A day in the life with Jaya Jones by Gigi Pandian

I love my cozy attic apartment, with my tabla drums in the corner and sloping ceilings above. And I adore my miniscule office in the history department, filled with books and a steady flow of undergraduate students.

I’m a historian, which in my life means that in addition to teaching I’m a history detective who unravels centuries-old mysteries all over the world. This week, however, I’ve traveled over 5,000 miles from home for a different reason.

It was oh-so-tempting to stay home during my university’s weeklong Thanksgiving break, but seeing my best friend Sanjay perform a magic show in Japan was too good an offer to pass up. Sanjay performs as The Hindi Houdini, and he was invited by Japan’s most famous stage magician to be the opening act of a televised magic show.

That’s how I ended up here in Kyoto, Japan. But instead of sightseeing, I find myself being chased by a ninja who’s attempting to sabotage the magic show.

A ninja? Yes, a ninja. A warrior from ancient Japanese culture. I don’t actually think I’ve fallen through time. But there’s a man dressed as a ninja to disguise his identity and throw us off balance. So far, it’s working.

I thought that while Sanjay was practicing his magic act I’d have time to be a tourist and do a bit of my own historical sleuthing in Japan. Silly me. Instead of having time to look into a phantom Dutch trading ship that went missing as it sailed from India to Japan 150 years ago, I’ve had to turn my attention to helping my friend stay alive and make a splash with his Japanese debut. Wish me luck!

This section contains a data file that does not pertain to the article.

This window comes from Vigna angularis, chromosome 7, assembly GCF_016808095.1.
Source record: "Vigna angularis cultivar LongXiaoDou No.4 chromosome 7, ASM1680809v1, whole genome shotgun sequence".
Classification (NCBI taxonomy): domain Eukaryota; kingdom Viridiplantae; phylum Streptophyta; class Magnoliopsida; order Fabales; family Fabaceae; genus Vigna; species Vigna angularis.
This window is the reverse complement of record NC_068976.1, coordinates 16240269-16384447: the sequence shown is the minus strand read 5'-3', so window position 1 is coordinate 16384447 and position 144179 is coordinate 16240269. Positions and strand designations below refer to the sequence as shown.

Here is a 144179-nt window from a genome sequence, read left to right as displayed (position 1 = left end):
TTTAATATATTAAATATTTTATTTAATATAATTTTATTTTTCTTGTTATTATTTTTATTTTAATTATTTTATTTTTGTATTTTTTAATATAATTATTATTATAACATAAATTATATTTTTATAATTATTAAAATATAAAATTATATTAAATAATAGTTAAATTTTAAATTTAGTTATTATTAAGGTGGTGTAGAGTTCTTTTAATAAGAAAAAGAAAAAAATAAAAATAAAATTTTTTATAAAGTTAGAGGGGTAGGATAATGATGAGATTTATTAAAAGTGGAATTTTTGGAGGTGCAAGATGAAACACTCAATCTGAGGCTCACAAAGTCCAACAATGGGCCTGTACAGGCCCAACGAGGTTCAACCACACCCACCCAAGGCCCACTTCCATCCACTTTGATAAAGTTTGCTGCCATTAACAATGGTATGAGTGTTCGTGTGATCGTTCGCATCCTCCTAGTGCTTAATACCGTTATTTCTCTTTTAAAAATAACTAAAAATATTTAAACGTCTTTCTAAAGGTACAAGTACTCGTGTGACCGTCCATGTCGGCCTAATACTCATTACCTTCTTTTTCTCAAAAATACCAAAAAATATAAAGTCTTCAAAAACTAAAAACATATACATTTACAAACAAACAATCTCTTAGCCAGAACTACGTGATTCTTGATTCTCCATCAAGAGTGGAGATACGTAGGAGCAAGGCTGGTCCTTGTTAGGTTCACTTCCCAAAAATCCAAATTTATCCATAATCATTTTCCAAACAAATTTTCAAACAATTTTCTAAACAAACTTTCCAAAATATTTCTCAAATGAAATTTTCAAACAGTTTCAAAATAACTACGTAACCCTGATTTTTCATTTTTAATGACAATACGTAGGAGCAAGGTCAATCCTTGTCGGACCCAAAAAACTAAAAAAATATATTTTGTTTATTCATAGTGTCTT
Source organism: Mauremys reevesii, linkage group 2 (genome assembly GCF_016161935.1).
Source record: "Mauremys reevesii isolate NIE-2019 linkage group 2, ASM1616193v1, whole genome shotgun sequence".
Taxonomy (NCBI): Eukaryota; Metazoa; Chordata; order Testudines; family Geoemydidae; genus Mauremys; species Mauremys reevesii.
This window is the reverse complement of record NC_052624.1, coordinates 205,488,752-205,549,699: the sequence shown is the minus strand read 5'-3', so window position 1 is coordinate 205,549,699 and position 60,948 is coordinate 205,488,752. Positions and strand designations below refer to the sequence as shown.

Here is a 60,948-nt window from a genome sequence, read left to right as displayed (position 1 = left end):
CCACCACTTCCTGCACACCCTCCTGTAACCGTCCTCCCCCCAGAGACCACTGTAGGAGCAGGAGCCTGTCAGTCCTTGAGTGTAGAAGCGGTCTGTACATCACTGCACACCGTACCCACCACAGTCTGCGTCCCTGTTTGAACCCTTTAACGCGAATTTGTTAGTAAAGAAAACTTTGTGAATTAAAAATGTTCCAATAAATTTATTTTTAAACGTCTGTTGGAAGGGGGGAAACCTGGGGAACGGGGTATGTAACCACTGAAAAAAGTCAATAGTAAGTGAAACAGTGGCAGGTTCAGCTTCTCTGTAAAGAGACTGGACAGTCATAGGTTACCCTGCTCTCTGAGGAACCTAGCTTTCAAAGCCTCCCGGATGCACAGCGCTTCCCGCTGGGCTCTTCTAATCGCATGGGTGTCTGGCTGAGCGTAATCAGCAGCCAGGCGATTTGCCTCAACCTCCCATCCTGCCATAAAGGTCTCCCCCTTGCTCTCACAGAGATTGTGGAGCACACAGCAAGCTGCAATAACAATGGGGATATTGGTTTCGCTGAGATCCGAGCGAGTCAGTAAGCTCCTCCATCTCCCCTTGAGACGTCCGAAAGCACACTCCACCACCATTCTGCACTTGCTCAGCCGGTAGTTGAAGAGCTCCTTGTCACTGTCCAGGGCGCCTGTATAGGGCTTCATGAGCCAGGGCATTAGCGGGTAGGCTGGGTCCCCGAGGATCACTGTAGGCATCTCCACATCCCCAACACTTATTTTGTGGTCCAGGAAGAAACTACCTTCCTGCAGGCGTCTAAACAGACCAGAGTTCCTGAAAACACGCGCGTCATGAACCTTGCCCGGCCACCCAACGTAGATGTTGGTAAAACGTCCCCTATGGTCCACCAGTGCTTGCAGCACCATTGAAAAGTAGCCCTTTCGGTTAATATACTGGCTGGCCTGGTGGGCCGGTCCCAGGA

You can read more about Jaya in The Ninja’s Illusion, the 5th book in the “Jaya Jones Treasure Hunt” mystery series.

A fabled illusion performed by a stage magician who claims to possess real supernatural powers. A treasure from the colonial era in India when international supremacies vied for power. A phantom trading ship lost over 200 years ago. And a ninja whose murderous intentions in present-day Japan connect the deeds of a long-dead trader who was much more than he seemed. . .

When Jaya Jones travels from San Francisco to Japan with her stage magician best friend Sanjay—a.k.a. The Hindi Houdini—for his Japanese debut, she jumps at the chance to pursue her own research that could solve a tantalizing centuries-old mystery.